Diary of a Sex Educator: my job and my dating experiences
I want to find a sanctuary in my long-term partner. That applies doubly when you’re in a polarizing career field.
Sometimes, being a sex educator can put me in uncomfortable situations in the dating world, but I have to remember what matters to me. I’m here to expand people’s narratives about pleasure, and if someone can’t support me in that, then how could I feel safe to be myself in their presence?
It’s easy for me to set boundaries on an individual level, but sometimes, it doesn’t seem like it’s “just” about a potential partner’s assumptions and me. Sometimes, I perceive an uphill battle — like me vs. their family (if the relationship progresses that far) or me vs. society.
That was one of the most hurtful things about a recent-ish breakup. I couldn’t shake the sense that I would never assimilate well into his tight-lipped family. Given that I’m not very close to my parents, it was easy for me to wave it away, “Well, I’m dating you. I’m not dating your family or your friends. So what’s the problem?”
There’s a clear sense of differentiation for me. My mother behaves in ways that I consider pretty rude and invasive towards my friends — think digging out my trash, finding paper shreds, taping back together to discern someone’s phone number, and repeatedly calling them. But here’s the thing: they understand that the way she acts is not a reflection on me. She’s her own person. And I’m my own person.
Yet, the ex mentioned above rebutted, “Well, I want my girlfriend to be part of my life.”
So what did that mean for us if we disagreed on what it meant to be together?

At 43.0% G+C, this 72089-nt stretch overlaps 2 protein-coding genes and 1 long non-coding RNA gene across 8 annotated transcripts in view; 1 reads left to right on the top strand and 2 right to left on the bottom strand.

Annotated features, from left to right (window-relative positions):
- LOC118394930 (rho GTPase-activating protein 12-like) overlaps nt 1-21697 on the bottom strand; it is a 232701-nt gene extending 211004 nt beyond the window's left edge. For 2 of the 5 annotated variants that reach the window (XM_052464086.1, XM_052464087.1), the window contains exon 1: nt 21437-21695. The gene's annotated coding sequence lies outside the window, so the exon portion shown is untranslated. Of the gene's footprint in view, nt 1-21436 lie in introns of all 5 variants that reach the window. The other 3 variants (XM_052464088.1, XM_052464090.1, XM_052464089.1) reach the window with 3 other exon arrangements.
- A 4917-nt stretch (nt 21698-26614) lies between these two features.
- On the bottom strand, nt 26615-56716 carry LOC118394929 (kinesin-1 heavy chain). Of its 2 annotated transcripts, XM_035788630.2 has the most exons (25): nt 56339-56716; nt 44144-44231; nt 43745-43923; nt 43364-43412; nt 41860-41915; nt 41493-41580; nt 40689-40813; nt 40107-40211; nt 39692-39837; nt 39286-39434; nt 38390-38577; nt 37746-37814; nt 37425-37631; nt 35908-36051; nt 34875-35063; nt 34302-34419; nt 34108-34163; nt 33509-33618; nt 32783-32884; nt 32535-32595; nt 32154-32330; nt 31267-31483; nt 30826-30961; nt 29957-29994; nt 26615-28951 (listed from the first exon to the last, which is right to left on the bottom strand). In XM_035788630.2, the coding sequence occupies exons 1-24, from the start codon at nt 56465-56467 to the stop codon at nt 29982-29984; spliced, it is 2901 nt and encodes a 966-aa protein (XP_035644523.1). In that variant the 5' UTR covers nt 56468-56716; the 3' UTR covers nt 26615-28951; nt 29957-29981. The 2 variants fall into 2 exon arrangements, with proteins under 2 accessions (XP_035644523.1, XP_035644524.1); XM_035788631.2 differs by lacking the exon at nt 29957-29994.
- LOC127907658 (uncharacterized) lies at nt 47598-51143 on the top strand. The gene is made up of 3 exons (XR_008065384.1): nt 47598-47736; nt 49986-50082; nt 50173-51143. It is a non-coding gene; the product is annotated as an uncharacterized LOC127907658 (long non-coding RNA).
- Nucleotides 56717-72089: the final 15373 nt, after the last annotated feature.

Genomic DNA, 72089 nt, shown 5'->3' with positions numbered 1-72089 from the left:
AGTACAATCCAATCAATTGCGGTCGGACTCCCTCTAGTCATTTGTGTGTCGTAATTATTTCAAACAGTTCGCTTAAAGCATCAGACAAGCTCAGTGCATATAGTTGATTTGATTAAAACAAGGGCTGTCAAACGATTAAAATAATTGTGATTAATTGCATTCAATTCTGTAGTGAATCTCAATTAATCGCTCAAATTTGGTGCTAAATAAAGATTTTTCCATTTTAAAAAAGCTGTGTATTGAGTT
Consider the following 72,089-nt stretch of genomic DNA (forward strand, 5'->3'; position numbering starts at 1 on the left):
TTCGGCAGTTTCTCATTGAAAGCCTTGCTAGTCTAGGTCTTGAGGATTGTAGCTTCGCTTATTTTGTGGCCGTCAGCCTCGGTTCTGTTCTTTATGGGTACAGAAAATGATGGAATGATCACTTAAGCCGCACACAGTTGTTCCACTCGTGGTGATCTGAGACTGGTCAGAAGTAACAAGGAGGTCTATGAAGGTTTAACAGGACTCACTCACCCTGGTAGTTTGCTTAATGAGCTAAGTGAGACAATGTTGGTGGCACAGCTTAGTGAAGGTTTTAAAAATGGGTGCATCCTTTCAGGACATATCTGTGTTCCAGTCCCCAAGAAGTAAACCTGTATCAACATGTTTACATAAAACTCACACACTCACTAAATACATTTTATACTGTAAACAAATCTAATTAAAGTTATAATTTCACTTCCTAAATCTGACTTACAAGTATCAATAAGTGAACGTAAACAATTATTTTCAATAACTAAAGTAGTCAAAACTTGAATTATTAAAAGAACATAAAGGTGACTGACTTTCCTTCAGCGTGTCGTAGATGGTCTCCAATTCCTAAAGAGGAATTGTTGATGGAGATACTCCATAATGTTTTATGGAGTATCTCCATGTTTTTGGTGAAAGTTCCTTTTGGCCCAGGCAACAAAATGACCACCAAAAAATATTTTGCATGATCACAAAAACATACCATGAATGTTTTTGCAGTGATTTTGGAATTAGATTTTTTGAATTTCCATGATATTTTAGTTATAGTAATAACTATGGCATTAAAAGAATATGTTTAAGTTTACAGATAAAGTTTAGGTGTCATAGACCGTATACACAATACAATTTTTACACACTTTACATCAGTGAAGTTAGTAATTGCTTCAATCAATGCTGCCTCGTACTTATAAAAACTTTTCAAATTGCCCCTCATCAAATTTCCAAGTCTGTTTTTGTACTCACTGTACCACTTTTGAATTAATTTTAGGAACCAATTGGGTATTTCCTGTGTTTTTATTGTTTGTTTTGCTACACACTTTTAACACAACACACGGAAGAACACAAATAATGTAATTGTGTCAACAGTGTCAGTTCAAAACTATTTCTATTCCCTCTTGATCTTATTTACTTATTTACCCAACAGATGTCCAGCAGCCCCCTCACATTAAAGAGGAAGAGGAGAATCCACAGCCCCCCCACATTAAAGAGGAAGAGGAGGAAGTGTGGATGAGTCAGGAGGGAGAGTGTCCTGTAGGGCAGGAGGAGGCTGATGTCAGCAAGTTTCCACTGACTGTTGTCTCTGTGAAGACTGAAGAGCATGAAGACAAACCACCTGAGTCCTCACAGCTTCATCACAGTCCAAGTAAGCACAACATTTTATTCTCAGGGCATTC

What did it mean for me to date someone new after that?
It was hard for me not to let the experience dent my view of myself. It’s straightforward to say to someone else, “Why would you date someone who judged someone else’s harmless and consensual expression of their sexuality?”
But that doesn’t take away the knot in my chest and throat or the burning behind my eyes. It might take some sitting with the discomfort when you’re in the middle of it. Alternatively, gather evidence over time (and it will take time) that there are plenty of people who appreciate that side of you.
I used to wonder: When someone disses women with OnlyFans, where am I on their spectrum of acceptability? I’m not a porn star but a pleasure-oriented sex educator. Where does that fall?
My most recent boyfriend’s comfort threshold was, “Anything you did before you met me isn’t my place to judge. And you don’t post anything beyond what would be seen in a bikini.”
One of my friends, a rope rigger called Cannon, added, “[Sex work] is not my primary source of income, nor do I suffer the same disadvantages, prejudices, and social stigmas that most other sex workers experience. Sex work is part of my identity but in an exceptionally privileged way.”
I don’t consider myself a sex worker, but everyone’s line is slightly different. And I can’t pretzel who I am in anticipation of an imaginary partner who would be a mismatch anyway. It’s not like I’m about to slam puzzle pieces together, stomp on them, or file down their edges. Nor will I throw my sex worker friends under the bus.